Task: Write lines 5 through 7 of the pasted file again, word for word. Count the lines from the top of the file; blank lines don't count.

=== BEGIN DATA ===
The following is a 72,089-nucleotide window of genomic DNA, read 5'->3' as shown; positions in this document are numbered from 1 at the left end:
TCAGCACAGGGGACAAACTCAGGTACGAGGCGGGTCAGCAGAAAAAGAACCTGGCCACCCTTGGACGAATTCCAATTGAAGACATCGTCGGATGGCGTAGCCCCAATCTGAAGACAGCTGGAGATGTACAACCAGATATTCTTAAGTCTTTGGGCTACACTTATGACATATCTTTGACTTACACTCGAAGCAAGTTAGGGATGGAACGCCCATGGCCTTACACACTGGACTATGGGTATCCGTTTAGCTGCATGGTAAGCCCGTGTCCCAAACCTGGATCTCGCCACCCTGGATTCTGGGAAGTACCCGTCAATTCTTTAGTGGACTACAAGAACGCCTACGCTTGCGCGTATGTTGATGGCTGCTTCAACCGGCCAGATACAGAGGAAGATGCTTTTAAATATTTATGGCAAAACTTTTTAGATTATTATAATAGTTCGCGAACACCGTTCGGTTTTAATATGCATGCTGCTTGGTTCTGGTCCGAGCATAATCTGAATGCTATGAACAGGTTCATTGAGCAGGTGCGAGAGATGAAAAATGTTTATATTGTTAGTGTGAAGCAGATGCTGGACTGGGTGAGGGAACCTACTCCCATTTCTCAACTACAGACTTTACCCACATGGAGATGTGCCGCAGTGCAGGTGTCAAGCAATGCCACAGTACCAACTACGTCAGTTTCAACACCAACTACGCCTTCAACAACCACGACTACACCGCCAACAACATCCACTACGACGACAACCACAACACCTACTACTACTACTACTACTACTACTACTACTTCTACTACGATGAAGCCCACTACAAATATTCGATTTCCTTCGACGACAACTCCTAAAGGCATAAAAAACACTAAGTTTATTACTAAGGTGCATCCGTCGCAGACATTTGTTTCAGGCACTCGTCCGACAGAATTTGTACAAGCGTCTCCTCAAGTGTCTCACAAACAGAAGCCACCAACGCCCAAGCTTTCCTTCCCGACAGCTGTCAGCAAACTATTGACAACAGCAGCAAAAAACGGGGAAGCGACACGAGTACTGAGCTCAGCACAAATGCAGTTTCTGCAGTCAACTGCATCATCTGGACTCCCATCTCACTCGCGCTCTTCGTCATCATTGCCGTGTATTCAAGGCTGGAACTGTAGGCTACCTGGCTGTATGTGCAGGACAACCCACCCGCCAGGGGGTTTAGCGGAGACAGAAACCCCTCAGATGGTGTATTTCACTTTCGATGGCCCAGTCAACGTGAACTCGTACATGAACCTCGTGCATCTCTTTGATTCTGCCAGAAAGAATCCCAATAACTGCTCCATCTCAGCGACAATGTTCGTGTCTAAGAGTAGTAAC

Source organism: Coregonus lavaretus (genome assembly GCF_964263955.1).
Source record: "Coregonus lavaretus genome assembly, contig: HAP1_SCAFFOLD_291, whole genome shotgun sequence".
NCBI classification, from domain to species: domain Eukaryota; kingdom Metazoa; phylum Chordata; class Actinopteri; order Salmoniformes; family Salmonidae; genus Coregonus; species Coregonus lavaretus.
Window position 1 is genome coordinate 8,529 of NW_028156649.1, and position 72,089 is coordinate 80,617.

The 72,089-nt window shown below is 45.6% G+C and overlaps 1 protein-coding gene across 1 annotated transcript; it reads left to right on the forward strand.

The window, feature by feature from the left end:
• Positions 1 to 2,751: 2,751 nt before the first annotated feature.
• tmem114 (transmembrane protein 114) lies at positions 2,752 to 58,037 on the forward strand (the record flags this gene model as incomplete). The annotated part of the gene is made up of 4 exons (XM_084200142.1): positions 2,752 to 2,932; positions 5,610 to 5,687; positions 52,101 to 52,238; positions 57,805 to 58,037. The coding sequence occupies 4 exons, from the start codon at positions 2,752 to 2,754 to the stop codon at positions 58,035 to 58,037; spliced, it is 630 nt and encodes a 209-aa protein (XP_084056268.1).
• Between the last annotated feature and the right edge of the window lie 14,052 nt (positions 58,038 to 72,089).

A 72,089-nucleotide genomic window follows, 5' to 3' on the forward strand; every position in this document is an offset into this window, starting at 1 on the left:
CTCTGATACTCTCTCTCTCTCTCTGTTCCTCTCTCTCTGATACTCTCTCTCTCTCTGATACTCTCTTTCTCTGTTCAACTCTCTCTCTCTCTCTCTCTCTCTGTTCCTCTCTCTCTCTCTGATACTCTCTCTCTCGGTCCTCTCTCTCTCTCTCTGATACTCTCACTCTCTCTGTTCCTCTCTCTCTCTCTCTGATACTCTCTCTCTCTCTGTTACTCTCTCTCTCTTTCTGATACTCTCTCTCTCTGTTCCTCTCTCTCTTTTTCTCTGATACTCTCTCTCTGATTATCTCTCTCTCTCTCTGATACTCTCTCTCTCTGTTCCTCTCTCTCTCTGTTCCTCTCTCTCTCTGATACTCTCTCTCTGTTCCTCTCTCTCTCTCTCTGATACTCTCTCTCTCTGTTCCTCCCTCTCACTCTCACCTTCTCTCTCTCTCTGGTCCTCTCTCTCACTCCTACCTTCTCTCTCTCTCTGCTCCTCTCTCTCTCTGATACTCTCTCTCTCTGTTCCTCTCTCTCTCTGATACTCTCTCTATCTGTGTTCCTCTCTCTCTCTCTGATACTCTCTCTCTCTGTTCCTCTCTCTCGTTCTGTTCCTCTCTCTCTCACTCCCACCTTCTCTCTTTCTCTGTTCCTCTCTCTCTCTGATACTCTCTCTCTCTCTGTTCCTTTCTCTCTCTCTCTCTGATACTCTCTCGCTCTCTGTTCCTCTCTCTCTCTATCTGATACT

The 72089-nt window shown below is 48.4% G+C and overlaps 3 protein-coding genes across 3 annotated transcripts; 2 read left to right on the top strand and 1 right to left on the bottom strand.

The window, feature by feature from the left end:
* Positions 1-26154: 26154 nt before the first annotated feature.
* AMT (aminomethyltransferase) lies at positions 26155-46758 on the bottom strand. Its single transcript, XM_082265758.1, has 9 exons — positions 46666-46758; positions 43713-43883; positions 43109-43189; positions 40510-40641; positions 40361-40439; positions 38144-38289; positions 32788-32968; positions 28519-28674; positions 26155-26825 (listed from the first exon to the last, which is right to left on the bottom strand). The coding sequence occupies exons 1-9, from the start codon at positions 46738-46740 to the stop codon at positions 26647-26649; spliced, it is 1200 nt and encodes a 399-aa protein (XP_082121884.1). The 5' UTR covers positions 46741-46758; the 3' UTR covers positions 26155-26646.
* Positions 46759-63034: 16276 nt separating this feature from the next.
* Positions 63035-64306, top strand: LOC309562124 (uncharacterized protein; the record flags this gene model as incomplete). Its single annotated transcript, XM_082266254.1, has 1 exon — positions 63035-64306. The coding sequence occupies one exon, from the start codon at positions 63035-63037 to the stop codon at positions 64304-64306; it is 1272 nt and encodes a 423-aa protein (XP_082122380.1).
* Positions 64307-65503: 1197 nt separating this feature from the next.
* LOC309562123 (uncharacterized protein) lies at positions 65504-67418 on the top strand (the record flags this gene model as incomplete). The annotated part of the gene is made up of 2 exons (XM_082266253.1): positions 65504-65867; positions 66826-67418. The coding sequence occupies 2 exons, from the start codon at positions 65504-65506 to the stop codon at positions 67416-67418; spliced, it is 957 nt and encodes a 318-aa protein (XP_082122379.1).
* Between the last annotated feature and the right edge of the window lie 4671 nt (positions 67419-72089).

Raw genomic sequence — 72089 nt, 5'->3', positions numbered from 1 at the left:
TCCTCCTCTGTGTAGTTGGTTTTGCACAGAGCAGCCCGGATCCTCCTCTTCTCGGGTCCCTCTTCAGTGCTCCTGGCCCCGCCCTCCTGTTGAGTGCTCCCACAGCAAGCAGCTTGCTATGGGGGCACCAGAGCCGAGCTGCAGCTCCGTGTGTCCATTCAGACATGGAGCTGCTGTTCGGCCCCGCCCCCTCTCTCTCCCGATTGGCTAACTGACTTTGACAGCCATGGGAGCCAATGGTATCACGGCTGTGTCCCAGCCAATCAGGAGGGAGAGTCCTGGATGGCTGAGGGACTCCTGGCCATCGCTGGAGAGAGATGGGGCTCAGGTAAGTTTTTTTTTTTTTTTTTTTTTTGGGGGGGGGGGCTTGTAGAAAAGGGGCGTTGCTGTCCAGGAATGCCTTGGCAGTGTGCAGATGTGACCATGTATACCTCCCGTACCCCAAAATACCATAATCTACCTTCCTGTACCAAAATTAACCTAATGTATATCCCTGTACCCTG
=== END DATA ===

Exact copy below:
NCBI classification, from domain to species: domain Eukaryota; kingdom Metazoa; phylum Chordata; class Actinopteri; order Salmoniformes; family Salmonidae; genus Coregonus; species Coregonus lavaretus.
Window position 1 is genome coordinate 8,529 of NW_028156649.1, and position 72,089 is coordinate 80,617.

The 72,089-nt window shown below is 45.6% G+C and overlaps 1 protein-coding gene across 1 annotated transcript; it reads left to right on the forward strand.